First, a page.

A Conference at the U.S. Holocaust Memorial Museum
By T. Ron Jasinski-Herbert



A Conference at the U.S. Holocaust Memorial Museum

By T. Ron Jasinski-Herbert

Washington, D.C.--A conference at the U.S. Holocaust Memorial Museum in Washington, D.C., on April 30, 2001, produced predictable, if not entirely satisfactory, results, seeking a form of reconciliation between the Polish and Jewish communities at all costs. As with similar such events, the conference title, "Confronting the Holocaust in Poland," at least mildly suggested the outcome. The "confrontation," weak as it may have been, emanated from the allegations contained in the book "Sasiedzi" ["Neighbors"] by Jan T. Gross.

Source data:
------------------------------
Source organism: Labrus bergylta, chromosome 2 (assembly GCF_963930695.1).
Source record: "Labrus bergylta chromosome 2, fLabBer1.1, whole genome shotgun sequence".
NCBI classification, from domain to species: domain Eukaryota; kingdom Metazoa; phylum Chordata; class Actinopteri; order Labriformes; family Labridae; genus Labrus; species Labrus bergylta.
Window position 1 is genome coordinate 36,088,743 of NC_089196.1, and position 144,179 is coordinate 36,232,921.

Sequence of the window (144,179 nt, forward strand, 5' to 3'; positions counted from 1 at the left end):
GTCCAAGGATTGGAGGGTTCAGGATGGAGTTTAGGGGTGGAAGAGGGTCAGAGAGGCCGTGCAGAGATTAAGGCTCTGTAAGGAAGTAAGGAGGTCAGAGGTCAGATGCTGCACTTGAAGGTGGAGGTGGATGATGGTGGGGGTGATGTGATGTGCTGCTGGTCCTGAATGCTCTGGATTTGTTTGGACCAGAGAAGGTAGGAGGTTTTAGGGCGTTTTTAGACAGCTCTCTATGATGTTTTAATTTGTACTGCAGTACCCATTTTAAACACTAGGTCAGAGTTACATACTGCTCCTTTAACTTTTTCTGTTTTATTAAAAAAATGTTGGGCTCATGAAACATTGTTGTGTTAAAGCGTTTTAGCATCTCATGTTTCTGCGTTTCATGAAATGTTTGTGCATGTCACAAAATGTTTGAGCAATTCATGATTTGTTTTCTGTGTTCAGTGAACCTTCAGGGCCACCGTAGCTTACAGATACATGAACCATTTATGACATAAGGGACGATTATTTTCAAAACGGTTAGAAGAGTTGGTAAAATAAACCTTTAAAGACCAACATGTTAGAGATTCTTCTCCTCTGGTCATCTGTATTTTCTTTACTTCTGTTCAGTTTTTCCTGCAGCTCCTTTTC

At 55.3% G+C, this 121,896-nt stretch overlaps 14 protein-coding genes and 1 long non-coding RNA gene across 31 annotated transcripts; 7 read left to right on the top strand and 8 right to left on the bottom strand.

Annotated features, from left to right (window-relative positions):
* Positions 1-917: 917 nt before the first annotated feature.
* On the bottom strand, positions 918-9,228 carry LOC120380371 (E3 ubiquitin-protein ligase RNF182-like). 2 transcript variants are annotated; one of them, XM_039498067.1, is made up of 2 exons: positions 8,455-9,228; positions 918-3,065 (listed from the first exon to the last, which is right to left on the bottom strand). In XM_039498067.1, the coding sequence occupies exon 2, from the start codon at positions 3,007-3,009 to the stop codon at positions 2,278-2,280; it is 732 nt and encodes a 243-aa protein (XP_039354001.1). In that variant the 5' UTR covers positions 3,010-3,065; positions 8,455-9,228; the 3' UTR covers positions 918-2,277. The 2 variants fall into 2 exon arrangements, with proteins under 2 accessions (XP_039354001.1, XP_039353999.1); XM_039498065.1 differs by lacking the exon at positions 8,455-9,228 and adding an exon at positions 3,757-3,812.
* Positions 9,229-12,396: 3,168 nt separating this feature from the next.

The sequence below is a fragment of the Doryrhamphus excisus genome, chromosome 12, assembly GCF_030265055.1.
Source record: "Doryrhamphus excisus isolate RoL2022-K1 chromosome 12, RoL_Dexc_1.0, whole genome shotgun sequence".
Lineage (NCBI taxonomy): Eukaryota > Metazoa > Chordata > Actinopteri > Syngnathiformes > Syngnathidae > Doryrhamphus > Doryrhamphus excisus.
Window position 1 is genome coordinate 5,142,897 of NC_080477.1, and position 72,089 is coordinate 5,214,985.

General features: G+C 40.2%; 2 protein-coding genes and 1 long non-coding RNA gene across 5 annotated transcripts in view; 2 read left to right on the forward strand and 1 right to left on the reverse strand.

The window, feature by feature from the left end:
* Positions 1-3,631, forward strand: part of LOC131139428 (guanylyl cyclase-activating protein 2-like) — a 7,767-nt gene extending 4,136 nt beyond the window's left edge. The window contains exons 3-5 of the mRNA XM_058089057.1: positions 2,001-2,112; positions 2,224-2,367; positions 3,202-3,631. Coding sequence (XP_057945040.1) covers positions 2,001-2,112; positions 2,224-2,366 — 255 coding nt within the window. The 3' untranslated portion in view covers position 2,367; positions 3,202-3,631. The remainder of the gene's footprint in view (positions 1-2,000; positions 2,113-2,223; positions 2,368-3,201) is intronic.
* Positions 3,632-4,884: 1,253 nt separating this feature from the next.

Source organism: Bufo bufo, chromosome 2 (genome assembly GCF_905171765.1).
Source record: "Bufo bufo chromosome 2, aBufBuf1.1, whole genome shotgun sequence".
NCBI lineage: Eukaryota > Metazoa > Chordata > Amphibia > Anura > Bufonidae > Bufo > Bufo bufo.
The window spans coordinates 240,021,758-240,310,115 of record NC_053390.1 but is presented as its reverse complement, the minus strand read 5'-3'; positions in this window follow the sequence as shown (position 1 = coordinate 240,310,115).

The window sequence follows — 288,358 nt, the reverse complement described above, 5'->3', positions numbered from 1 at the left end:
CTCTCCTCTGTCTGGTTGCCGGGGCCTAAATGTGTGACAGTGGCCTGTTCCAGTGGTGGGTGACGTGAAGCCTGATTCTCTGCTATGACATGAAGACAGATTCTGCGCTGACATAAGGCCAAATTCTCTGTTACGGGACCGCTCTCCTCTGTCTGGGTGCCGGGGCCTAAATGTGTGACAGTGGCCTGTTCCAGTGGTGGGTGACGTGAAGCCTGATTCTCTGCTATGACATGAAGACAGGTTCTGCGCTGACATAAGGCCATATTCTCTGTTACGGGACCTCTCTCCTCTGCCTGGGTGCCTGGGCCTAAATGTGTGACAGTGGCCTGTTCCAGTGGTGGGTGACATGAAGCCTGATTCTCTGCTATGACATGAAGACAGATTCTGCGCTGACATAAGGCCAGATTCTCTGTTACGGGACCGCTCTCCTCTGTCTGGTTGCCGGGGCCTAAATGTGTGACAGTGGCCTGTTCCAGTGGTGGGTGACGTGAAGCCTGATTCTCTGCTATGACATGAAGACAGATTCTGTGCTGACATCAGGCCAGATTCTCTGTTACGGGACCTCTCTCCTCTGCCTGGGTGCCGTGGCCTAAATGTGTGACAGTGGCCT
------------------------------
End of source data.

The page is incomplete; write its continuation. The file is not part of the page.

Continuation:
The audience was composed of many more Jews than Poles, at a ratio estimated to be at least ten to one. Each speaker was recognized with at least polite applause, but the loudest rewards were bestowed upon anyone who clearly posited Polish perfidy in the Jedwabne incident.

The general tenor of the discussion was that it would be cathartic for Poland to admit its wrongdoing and beg forgiveness, thereby somehow cleansing itself of national guilt for wrongs against the Jews.